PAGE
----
Following Jersey Lookout, you’ll soon arrive at Richardson Lookout. From this lookout, you can still see Fitzroy Falls. But, this lookout is more about the tremendous panoramic views of Yarrunga Valley.

Richardson Lookout at Fitzroy Falls

4. Twin Falls Lookout

As mentioned, from Twin Falls Lookout, you’ll enjoy a view of Twin Falls, if it hasn’t run dry. Right next to Twin Falls Lookout, there is another unnamed fenced lookout overlooking Yarrunga Valley. From Twin Falls Lookout, you won’t be able to see Fitzroy Falls.

Twin Falls Lookout at Fitzroy Falls

5. Paines Lookout

Similar to Twin Falls Lookout, you won’t be able to see Fitzroy Falls from Paines Lookout. But, that’s not to say the views aren’t sublime. From Paines Lookout, you’ll enjoy sweeping views of Yarrunga Valley, where you’ll get to truly appreciate the rugged sandstone cliffs and rainforest canopy.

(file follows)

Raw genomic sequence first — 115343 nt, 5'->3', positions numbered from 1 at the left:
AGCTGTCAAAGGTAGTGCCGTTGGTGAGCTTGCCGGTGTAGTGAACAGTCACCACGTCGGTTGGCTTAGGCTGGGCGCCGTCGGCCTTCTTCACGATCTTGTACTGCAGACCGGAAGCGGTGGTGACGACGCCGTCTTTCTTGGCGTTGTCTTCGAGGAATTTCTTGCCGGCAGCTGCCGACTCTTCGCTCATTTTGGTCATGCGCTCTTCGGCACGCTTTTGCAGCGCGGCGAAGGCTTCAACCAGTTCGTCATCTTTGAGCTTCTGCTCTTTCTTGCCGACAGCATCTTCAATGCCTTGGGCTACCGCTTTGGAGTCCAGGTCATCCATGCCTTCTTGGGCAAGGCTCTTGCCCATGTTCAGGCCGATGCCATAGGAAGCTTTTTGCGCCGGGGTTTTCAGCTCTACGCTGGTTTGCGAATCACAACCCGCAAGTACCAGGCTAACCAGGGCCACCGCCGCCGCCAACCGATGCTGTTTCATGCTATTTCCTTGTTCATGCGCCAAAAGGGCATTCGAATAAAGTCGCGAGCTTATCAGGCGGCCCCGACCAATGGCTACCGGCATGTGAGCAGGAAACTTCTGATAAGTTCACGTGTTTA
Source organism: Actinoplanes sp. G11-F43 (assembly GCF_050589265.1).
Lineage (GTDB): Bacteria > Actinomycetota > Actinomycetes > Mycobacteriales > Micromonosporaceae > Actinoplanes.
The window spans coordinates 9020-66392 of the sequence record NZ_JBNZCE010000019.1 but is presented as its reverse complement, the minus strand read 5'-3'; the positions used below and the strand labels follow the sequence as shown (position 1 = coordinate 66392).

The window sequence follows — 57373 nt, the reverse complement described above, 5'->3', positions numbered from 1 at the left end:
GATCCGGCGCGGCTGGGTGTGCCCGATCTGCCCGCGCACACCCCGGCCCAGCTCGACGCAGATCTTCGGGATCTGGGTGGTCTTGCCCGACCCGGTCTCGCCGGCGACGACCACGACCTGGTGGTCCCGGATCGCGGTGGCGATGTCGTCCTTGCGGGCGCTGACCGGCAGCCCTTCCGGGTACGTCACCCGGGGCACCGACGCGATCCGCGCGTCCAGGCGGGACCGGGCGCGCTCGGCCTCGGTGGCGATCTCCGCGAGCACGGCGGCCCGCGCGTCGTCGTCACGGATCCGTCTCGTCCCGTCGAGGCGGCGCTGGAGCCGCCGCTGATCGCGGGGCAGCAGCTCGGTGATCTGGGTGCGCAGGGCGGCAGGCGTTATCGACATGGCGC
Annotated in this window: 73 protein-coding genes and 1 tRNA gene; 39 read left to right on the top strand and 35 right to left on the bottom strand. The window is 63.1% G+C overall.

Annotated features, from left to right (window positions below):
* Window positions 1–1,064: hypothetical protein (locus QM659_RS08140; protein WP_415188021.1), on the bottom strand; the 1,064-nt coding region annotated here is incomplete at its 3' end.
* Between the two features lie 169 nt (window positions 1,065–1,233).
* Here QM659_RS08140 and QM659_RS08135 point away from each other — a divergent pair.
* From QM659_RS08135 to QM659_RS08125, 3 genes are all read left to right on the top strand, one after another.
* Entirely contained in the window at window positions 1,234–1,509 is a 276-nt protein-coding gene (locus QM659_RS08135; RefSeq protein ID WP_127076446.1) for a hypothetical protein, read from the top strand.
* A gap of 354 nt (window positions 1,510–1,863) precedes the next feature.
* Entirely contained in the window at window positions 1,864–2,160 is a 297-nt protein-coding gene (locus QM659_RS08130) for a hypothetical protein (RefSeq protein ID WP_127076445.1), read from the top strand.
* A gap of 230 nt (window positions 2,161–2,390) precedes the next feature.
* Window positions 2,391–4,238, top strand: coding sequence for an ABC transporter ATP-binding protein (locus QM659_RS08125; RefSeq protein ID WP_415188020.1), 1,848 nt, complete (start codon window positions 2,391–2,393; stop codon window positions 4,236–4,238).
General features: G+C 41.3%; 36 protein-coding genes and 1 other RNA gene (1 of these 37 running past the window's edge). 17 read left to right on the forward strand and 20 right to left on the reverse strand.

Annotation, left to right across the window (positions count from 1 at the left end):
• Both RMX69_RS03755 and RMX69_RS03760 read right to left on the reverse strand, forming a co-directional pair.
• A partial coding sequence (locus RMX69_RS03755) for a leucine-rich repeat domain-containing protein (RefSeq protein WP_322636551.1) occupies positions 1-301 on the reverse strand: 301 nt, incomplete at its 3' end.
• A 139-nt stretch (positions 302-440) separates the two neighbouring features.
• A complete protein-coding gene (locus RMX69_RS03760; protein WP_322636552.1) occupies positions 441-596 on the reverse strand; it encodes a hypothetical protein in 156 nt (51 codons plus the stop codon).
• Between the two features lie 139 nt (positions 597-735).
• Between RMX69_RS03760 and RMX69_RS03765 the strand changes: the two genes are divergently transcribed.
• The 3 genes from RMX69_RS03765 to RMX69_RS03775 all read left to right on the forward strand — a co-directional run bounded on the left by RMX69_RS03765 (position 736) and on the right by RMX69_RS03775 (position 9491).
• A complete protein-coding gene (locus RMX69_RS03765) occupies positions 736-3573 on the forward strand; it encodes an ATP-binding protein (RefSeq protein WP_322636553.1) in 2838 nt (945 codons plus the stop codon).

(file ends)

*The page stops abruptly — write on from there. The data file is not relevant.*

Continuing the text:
Paines Lookout

6. Starkeys Lookout

As mentioned, from Starkeys Lookout, you’ll see both Fitzroy Falls and Lady Hordern Falls. Albeit, your views of Lady Hordern Falls will be impeded by the rainforest. We recommend heading to Renown Lookout for the best double waterfall view.

Views from Starkeys Lookout

7. Renown Lookout

Renown Lookout is the last lookout and final stop along the West Rim Walking Track. From the lookout, you’ll enjoy a unique view directly opposite both Fitzroy Falls and Lady Hordern Falls as they run down the Yarrunga Valley. Personally, Renown Lookout was one of our favourite lookouts in the area.

Views from Renown Lookout

East Rim and Wildflower Walking Tracks Lookouts